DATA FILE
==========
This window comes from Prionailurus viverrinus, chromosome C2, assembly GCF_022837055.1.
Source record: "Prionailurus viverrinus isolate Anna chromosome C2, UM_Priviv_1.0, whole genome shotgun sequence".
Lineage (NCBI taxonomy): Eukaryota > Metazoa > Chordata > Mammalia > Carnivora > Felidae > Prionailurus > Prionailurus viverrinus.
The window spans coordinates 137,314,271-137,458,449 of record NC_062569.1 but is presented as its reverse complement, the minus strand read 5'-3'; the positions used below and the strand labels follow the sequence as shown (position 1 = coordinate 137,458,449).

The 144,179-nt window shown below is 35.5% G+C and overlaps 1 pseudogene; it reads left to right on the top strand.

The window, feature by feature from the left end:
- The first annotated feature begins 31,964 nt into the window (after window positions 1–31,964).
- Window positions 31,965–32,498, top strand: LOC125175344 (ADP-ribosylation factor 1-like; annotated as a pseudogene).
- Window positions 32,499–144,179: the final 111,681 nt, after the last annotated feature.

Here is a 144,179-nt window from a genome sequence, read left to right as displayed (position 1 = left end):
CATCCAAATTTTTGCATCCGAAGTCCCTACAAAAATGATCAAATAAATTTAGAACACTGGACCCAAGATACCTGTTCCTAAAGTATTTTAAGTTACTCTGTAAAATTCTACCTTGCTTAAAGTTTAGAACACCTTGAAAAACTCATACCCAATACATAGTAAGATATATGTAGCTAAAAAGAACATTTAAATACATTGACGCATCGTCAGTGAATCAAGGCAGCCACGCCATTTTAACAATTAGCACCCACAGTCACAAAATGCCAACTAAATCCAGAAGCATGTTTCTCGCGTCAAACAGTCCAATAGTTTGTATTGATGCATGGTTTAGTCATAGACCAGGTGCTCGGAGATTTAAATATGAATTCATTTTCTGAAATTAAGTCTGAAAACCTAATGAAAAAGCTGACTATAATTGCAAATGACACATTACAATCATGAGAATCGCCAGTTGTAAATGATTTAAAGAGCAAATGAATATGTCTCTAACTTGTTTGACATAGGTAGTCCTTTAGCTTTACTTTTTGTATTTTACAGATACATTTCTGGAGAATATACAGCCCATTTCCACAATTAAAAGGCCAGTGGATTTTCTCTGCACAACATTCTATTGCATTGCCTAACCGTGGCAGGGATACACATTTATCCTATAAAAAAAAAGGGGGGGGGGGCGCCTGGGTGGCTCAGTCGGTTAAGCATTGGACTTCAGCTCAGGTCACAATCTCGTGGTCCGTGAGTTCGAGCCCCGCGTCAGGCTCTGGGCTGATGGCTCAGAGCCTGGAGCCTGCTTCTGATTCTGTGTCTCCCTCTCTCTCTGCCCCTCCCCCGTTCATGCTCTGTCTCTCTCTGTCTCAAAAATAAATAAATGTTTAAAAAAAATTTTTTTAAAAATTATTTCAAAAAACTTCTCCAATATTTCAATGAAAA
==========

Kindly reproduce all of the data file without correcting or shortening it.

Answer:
This window comes from Prionailurus viverrinus, chromosome C2, assembly GCF_022837055.1.
Source record: "Prionailurus viverrinus isolate Anna chromosome C2, UM_Priviv_1.0, whole genome shotgun sequence".
Lineage (NCBI taxonomy): Eukaryota > Metazoa > Chordata > Mammalia > Carnivora > Felidae > Prionailurus > Prionailurus viverrinus.
The window spans coordinates 137,314,271-137,458,449 of record NC_062569.1 but is presented as its reverse complement, the minus strand read 5'-3'; the positions used below and the strand labels follow the sequence as shown (position 1 = coordinate 137,458,449).

The 144,179-nt window shown below is 35.5% G+C and overlaps 1 pseudogene; it reads left to right on the top strand.

The window, feature by feature from the left end:
- The first annotated feature begins 31,964 nt into the window (after window positions 1–31,964).
- Window positions 31,965–32,498, top strand: LOC125175344 (ADP-ribosylation factor 1-like; annotated as a pseudogene).
- Window positions 32,499–144,179: the final 111,681 nt, after the last annotated feature.

Here is a 144,179-nt window from a genome sequence, read left to right as displayed (position 1 = left end):
CATCCAAATTTTTGCATCCGAAGTCCCTACAAAAATGATCAAATAAATTTAGAACACTGGACCCAAGATACCTGTTCCTAAAGTATTTTAAGTTACTCTGTAAAATTCTACCTTGCTTAAAGTTTAGAACACCTTGAAAAACTCATACCCAATACATAGTAAGATATATGTAGCTAAAAAGAACATTTAAATACATTGACGCATCGTCAGTGAATCAAGGCAGCCACGCCATTTTAACAATTAGCACCCACAGTCACAAAATGCCAACTAAATCCAGAAGCATGTTTCTCGCGTCAAACAGTCCAATAGTTTGTATTGATGCATGGTTTAGTCATAGACCAGGTGCTCGGAGATTTAAATATGAATTCATTTTCTGAAATTAAGTCTGAAAACCTAATGAAAAAGCTGACTATAATTGCAAATGACACATTACAATCATGAGAATCGCCAGTTGTAAATGATTTAAAGAGCAAATGAATATGTCTCTAACTTGTTTGACATAGGTAGTCCTTTAGCTTTACTTTTTGTATTTTACAGATACATTTCTGGAGAATATACAGCCCATTTCCACAATTAAAAGGCCAGTGGATTTTCTCTGCACAACATTCTATTGCATTGCCTAACCGTGGCAGGGATACACATTTATCCTATAAAAAAAAAGGGGGGGGGGGCGCCTGGGTGGCTCAGTCGGTTAAGCATTGGACTTCAGCTCAGGTCACAATCTCGTGGTCCGTGAGTTCGAGCCCCGCGTCAGGCTCTGGGCTGATGGCTCAGAGCCTGGAGCCTGCTTCTGATTCTGTGTCTCCCTCTCTCTCTGCCCCTCCCCCGTTCATGCTCTGTCTCTCTCTGTCTCAAAAATAAATAAATGTTTAAAAAAAATTTTTTTAAAAATTATTTCAAAAAACTTCTCCAATATTTCAATGAAAA